A Paws for Pets dog

People adopt animals all the time, probably most of you good folks among them.

There are thousands of great stories out there, but we can’t tell them all here today now, can we?

Of course not, but let’s try just one.

This is our Annie. Some of you have seen this photo before on Facebook or elsewhere, but I decided to trot it out again today. Why? Because the facial expression and glow of comfort young Annie exhibited at this exact moment speaks to me about the part of pet adoption that is best of all; forever homes for God’s creatures who, through no fault of their own, found themselves cast adrift.

Annie’s story, as we understand it, begins with an elderly couple. After the lady passed away Annie lived for a time with the widower, but eventually was surrendered to YAAP.

There she trembled in deep terror and anxiety every waking moment. The raucous environment of the shelter utterly overwhelmed this sweet - though still occasionally annoying - little dog.

Thank goodness she was rescued by a wonderful young family that took her home and lavished her with love and attention. Sadly, she wasn’t hard-wired for the angst of three kids and their friends, either, noisily romping through the house, slamming doors and leaping about as young humans are bound to do.

The family was heartbroken, but back to the shelter she had to go.

Except this time her reaction was even more sad and traumatic, exactly as anyone would predict.

Kim Hart at the shelter, knowing the Moseley Hacienda is a wiener friendly zone, shared Annie’s story and the desperation of her situation with me.

Kim trotted Annie out to the lobby where I settled in with her on my lap for 20 minutes, though it might have been as much as a full half-hour. If so that made our human-canine ‘chat’ historically unique for yours truly.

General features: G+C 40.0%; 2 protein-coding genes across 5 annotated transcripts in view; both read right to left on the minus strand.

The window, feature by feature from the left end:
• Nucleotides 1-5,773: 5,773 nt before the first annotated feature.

She was so comforted to have a lap and human fingers to scratch behind her ears the excitement and appreciation seemed almost to bubble out of her.

The bubbling was not literal of course, but one manifestation of that first meeting certainly was.

You probably knew all along that the hair will nearly fly in tufts from the hide of a highly stressed dog. You knew perhaps, but I did not.

When I stood to leave I looked down to find my shirt and jeans covered - matted - in a blanket of little red hairs.

That was the exact moment I knew we had to get her out of there. It was absolutely the right thing to do, even if we already had a pair of tube dogs at home, which we did.

Good Wife Norma saw it the way I did and quick as we could get the paperwork done she went home with us.

I tell ya, folks, it wasn’t more than three days before the heavy shedding nearly stopped. I, an admitted simpleton by any measure, was suitably amazed.

And so she remains here in what is now her safe place. Her permanent safe place.

Adopting her, just the latest among many homeless doxies for us over many years, was a God-send to her and, here’s the thing, it was no big deal to us either.

Maybe you could try it, too. Stop in at the shelter weekday afternoons until 3 except Mondays.

Tell ‘em Ole’ Mose sent you, then go pick out your next best buddy.

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